Editorial Note

Despatch 77 from Baghdad, July 23, advised the Department of State of developments in the Iraq Petroleum Company negotiations since the return of the company representatives to Baghdad on July 9. [Page 325]A final agreement was being reduced to writing and the Embassy expected it to be signed as soon as the Prime Minister returned from Amman, where he was attending the funeral of the assassinated King Abdullah of Jordan. Enclosures to the despatch included an undated proposal submitted to the company by the Iraq Government, a copy of the proposals submitted by the company in return, dated July 19, and draft copies of the letters to be exchanged by the Prime Minister and the Managing Director of the company. (887.2553/7–2351) Telegram 69 from Baghdad, July 23, informed the Department the IPC negotiators had left Baghdad that day for London. The Ambassador expected the proposed oil agreement to be approved by the Iraq Council of Ministers the following day, and he reported the terms of the agreement were believed to be the most favorable in the world. (887.2553/7–2351)

Despatch 155 from Baghdad, August 14, reported the Iraq Council of Ministers had approved an agreement with the Iraq Petroleum Company and enclosed the text of an official government communiqué announcing that fact. The agreement, which would become effective after ratification by the Iraq Parliament, was to be retroactive to January 1, 1951. (887.2553/8–1451) Telegram 159 from Baghdad, however, advised the Department that the Prime Minister had not actually signed the letters covering the agreed proposals, and on August 23 he had made one major and three minor demands for the company to satisfy before he would sign. (887.2553/8–2451)

On September 17 the Prime Minister departed for London to reopen negotiations, and on September 20 the Minister of Economics and Director General of Economics joined him (despatch 288 from Baghdad, September 24, 887.2553/9–2451). Telegram 1535 from London, September 26, advised the Department that the Prime Minister and the company had come to an agreement on minimum payments and production, but the Prime Minister wanted assurances from the British Government that Iraq’s sterling revenues would not be blocked. The British Foreign Office assured him the Government had no intention of blocking the sterling in question under normal circumstances, but he questioned the phrase “normal circumstances,” and planned to consult his Council of Ministers on the matter. (887.2553/9–2651)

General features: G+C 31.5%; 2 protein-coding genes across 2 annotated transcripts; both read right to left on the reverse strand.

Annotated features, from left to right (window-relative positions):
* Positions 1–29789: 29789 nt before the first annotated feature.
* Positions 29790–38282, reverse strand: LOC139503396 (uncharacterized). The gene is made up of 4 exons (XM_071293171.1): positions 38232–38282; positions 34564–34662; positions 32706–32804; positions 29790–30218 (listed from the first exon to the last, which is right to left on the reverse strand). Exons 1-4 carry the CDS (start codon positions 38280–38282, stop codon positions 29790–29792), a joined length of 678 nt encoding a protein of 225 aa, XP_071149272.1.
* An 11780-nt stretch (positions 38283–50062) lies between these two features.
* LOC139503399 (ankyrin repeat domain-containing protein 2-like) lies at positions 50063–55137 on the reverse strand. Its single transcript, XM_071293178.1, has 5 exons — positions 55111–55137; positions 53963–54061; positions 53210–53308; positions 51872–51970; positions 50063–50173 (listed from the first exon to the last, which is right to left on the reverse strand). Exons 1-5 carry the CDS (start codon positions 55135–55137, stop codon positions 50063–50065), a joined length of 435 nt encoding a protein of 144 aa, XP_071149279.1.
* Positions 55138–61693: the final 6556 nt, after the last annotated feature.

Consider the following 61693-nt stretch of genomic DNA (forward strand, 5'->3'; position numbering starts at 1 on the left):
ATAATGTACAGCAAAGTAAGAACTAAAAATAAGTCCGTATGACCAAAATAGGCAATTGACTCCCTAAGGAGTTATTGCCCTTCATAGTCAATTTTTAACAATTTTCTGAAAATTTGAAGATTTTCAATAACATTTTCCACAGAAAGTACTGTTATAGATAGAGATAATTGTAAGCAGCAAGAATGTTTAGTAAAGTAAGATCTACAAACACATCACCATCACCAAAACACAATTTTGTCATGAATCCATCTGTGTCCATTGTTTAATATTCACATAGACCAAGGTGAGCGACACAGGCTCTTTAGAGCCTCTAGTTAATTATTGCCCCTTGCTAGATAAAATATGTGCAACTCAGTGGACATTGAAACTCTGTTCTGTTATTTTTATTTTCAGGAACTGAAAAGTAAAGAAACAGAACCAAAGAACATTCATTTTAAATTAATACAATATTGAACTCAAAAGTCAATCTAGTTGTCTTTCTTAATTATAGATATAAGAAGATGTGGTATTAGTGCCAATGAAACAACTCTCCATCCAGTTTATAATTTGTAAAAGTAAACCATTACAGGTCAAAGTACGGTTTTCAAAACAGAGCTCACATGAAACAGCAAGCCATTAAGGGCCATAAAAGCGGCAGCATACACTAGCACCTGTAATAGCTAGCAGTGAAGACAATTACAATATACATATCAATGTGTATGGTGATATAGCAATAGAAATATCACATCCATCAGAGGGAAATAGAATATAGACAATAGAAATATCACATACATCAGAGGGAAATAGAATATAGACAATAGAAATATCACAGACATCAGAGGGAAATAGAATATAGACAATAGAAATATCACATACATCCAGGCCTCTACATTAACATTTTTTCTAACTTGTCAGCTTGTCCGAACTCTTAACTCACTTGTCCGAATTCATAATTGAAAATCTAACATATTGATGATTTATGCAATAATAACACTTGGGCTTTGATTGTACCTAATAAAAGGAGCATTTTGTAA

Telegram 1578 from London, October 1, advised Washington that the Iraq Minister of Economics had signed an exchange of letters covering the new agreement with the Iraq Petroleum Company on behalf of his government, without raising the question of sterling use (887.2553/10–151). Despatch 357 from Baghdad, October 15, enclosed a translation of a press conference held by the Prime Minister on October 9, in which he reported to the press on the signing of the new agreement. The despatch read, in part, “It would thus appear [Page 326]that the discussions concerning the proposed IPC agreement are now at last concluded, pending final drafting of the text of the agreement and its submission to Parliament for ratification.” (887.2553/10–1551)

Despatch 561 from Baghdad, December 15, reported that the proposed oil agreement had not been sent to the Parliament and therefore could not be ratified until after the Parliament reconvened on January 10, 1952. The Embassy at that time anticipated ratification of the agreement when it was presented to the Parliament. (887.2553/12–1551) A number of previous communications from the Embassy had speculated that, although the agreement contained a clause giving Iraq the right to renegotiate the agreement if any neighboring country received a better contract for its oil, the Prime Minister was delaying ratification until he could see the end result of the negotiations between the Government of Iran and the Anglo-Iranian Oil Company. Despatch 589 from Baghdad, December 31, reported the Prime Minister had informed the local Iraq Petroleum Company representative that he would put the agreement before the Parliament on January 12. (887.2553/12–3151)